obtaining  a  rider  to the bond his surety, the  Star  Insurance

Company,  had  previously issued to him.  The rider  incorporated

the  agreements, limitations and conditions of the original bond.

The original bond provided that liability under the bond shall be

continuous  until the certificate of registration is  revoked  or

otherwise  terminated by the Department of Commerce and  Economic

Development  or  until  30 days after the  surety  sends  written

notice  of  cancellation  [to] the  Department  of  Commerce  and

Economic  Development, Division of Occupational Licensing,  State

of Alaska.

          Reliance  argues  that  under the  terms  of  the  bond

agreement, McCormicks bond was automatically canceled on December

31,  1998,  when  McCormicks  state  registration  as  a  general

contractor  expired, and that McCormick was therefore not  bonded

when he worked on the runway project beginning in May 1999.   But

the  Star Insurance Company, McCormicks surety, sent a notice  of

cancellation  to  the state Department of Commerce  and  Economic

Development  on August 10, 1999.  That notice stated:  The  above

bonding Company hereby notifies you that it has elected to cancel

said  bond  in  its entirety.  This Notice is  given  to  you  in

          accordance with the cancellation provision in above mentioned

bond  and  applicable state insurance statutes.   The  fact  that

McCormicks bonding company sent the notice reasonably permits  an

inference that it considered itself still bound when it sent that

notice  to the state in August 1999.  If the bonding company  had

thought  that  the bond had already expired when the registration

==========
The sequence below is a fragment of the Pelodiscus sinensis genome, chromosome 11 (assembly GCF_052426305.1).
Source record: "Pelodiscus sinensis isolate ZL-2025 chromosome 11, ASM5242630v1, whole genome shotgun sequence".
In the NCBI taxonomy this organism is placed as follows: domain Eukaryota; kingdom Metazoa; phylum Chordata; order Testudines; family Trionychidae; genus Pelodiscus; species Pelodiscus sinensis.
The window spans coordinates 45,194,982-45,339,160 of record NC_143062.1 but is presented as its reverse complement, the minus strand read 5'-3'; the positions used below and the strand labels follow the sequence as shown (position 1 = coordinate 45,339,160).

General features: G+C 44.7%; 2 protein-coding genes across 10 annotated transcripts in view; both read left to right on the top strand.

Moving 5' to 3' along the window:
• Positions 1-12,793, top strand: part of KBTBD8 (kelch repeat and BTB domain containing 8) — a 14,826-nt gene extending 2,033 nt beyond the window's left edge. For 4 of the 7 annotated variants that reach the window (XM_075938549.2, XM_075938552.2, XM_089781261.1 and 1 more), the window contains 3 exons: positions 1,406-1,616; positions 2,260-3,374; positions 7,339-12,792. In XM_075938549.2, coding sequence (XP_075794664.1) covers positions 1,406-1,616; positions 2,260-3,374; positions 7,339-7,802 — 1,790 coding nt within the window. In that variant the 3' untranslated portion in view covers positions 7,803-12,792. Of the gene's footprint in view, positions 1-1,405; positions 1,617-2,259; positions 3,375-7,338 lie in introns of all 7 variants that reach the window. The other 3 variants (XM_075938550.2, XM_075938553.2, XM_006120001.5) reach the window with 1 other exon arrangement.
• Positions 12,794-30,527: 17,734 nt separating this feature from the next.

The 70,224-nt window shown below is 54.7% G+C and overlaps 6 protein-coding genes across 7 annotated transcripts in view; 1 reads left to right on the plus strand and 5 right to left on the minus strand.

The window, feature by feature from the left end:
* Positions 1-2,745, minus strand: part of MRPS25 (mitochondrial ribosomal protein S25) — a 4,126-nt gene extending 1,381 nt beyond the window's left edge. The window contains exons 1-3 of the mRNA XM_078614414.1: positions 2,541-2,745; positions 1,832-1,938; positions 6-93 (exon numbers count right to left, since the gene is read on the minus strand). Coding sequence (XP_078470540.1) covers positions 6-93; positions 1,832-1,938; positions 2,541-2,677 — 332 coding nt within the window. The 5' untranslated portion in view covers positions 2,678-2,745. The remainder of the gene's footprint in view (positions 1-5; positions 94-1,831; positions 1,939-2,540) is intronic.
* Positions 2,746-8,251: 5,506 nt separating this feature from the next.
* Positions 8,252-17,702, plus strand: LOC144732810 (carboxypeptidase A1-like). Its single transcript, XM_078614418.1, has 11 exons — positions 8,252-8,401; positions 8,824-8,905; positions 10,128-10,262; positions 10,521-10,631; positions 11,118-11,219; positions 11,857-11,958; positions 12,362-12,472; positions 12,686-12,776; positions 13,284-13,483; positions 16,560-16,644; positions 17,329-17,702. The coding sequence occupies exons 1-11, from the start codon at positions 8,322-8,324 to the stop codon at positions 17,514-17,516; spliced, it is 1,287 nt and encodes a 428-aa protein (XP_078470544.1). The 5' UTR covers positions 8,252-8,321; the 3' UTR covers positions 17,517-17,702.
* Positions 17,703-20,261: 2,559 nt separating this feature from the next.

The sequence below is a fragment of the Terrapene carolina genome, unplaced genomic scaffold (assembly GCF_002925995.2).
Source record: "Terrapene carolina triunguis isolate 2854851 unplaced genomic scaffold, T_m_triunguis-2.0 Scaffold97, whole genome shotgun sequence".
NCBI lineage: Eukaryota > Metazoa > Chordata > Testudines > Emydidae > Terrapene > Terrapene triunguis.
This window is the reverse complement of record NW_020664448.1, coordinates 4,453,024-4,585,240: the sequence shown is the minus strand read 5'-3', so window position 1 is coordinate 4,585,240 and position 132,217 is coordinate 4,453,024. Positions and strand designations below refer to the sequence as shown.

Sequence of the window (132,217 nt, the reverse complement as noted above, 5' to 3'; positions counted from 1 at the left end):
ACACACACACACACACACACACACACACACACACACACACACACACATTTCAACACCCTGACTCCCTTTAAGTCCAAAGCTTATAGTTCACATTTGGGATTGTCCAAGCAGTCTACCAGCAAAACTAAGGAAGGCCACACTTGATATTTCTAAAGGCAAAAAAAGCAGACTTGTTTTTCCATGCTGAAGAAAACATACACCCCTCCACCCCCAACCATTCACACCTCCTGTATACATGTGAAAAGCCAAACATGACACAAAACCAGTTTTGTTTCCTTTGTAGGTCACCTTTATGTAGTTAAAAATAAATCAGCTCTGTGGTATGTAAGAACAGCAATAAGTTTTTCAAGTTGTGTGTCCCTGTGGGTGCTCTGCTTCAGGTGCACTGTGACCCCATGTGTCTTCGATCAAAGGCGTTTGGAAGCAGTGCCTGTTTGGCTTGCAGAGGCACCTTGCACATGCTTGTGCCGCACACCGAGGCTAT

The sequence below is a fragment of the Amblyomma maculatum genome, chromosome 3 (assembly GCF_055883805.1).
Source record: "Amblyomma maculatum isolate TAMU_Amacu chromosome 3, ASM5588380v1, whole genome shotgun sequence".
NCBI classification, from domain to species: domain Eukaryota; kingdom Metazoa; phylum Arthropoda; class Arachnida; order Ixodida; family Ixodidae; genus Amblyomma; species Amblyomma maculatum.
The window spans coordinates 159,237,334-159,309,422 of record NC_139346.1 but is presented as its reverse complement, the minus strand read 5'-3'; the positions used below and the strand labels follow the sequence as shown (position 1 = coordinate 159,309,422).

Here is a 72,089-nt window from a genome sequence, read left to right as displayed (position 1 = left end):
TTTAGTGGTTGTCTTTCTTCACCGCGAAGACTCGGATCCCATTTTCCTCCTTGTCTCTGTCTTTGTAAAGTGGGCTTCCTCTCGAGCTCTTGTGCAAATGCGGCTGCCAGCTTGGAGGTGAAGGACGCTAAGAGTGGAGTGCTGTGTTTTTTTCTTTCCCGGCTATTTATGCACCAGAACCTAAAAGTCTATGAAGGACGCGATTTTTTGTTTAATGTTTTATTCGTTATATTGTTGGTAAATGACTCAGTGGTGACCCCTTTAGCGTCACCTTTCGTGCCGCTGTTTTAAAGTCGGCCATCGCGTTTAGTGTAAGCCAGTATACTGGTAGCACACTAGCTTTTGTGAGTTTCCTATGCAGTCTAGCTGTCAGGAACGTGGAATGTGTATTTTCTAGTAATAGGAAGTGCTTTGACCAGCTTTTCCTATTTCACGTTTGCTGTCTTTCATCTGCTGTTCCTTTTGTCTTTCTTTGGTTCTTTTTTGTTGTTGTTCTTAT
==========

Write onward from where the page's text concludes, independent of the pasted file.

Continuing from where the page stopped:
expired  on  December 31, 1998, it is arguable that  the  bonding

company  would  have had no reason to send the  August  10,  1999

notice  informing the state that Star had elected to  cancel  the

bond.   This  inference in turn raises a genuine factual  dispute

about  whether McCormick was bonded when he worked on the  runway

project, and thus, whether he was in substantial compliance.   We

therefore reverse the grant of summary judgment against McCormick

and remand for further proceedings.21

          Citing  AS  36.25.020(a), Reliance argues that  because

McCormick  filed suit before the expiration of 90 days after  the

last  day on which the labor [was] performed . . . for which  the

claim  is  made,  it  was not error to dismiss McCormicks  Little

Miller  Act  claim.22  But because there is no  evidence  in  the

record  that  Reliance  was prejudiced  by  McCormicks  premature

filing, requiring McCormick to commence a new and separate action

in  these  circumstances  would [be]  to  insist  upon  an  empty

formalism.23  We therefore reject this argument as  a  basis  for

affirming the grant of summary judgment.

          2.   We  do  not reach McCormicks alternative  argument
               that he was Alaska Electrics employee.
               
          Alternatively, McCormick argued below, and maintains on

appeal,  that  he was Alaska Electrics employee  rather  than  an

independent contractor, and that he was therefore not required to

register as a contractor under AS 08.18.171(4).24

          The  superior  courts order granting  Reliance  summary

judgment  did not address McCormicks argument that he was  Alaska

Electrics employee.

          Because our ruling on the substantial compliance  issue

requires  remand and because the superior court did not  consider

          McCormicks alternative claim that he was an employee, there is no

reason for us to address this alternative claim.

IV.  CONCLUSION

          For  these  reasons  we REVERSE the  grant  of  summary

judgment and REMAND for further proceedings consistent with  this

opinion.

_______________________________
     1    AS 36.25.020(b) provides in relevant part:

          [A]    person   having   direct   contractual